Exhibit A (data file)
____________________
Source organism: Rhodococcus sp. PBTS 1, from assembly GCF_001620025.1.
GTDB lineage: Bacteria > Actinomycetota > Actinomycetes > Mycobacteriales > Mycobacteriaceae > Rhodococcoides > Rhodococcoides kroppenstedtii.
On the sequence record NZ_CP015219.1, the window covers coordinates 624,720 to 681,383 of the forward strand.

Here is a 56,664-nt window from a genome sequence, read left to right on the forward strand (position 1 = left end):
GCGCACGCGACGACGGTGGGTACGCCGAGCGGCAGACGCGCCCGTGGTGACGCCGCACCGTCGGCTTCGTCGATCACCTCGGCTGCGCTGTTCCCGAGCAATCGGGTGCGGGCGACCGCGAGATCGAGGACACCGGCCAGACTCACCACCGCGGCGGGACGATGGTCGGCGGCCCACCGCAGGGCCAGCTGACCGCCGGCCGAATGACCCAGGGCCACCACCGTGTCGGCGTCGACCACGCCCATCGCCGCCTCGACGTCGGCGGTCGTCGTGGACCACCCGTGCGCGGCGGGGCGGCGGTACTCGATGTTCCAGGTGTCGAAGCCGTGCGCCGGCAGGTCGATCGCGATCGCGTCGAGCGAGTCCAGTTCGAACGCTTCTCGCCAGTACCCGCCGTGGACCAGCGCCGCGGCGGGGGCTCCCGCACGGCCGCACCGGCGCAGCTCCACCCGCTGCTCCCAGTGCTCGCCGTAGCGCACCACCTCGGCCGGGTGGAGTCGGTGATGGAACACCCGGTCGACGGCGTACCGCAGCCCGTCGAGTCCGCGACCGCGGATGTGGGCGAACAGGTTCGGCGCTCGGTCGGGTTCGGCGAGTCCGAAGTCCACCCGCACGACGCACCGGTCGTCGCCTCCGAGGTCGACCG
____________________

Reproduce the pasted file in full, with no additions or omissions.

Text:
Source organism: Rhodococcus sp. PBTS 1, from assembly GCF_001620025.1.
GTDB lineage: Bacteria > Actinomycetota > Actinomycetes > Mycobacteriales > Mycobacteriaceae > Rhodococcoides > Rhodococcoides kroppenstedtii.
On the sequence record NZ_CP015219.1, the window covers coordinates 624,720 to 681,383 of the forward strand.

Here is a 56,664-nt window from a genome sequence, read left to right on the forward strand (position 1 = left end):
GCGCACGCGACGACGGTGGGTACGCCGAGCGGCAGACGCGCCCGTGGTGACGCCGCACCGTCGGCTTCGTCGATCACCTCGGCTGCGCTGTTCCCGAGCAATCGGGTGCGGGCGACCGCGAGATCGAGGACACCGGCCAGACTCACCACCGCGGCGGGACGATGGTCGGCGGCCCACCGCAGGGCCAGCTGACCGCCGGCCGAATGACCCAGGGCCACCACCGTGTCGGCGTCGACCACGCCCATCGCCGCCTCGACGTCGGCGGTCGTCGTGGACCACCCGTGCGCGGCGGGGCGGCGGTACTCGATGTTCCAGGTGTCGAAGCCGTGCGCCGGCAGGTCGATCGCGATCGCGTCGAGCGAGTCCAGTTCGAACGCTTCTCGCCAGTACCCGCCGTGGACCAGCGCCGCGGCGGGGGCTCCCGCACGGCCGCACCGGCGCAGCTCCACCCGCTGCTCCCAGTGCTCGCCGTAGCGCACCACCTCGGCCGGGTGGAGTCGGTGATGGAACACCCGGTCGACGGCGTACCGCAGCCCGTCGAGTCCGCGACCGCGGATGTGGGCGAACAGGTTCGGCGCTCGGTCGGGTTCGGCGAGTCCGAAGTCCACCCGCACGACGCACCGGTCGTCGCCTCCGAGGTCGACCG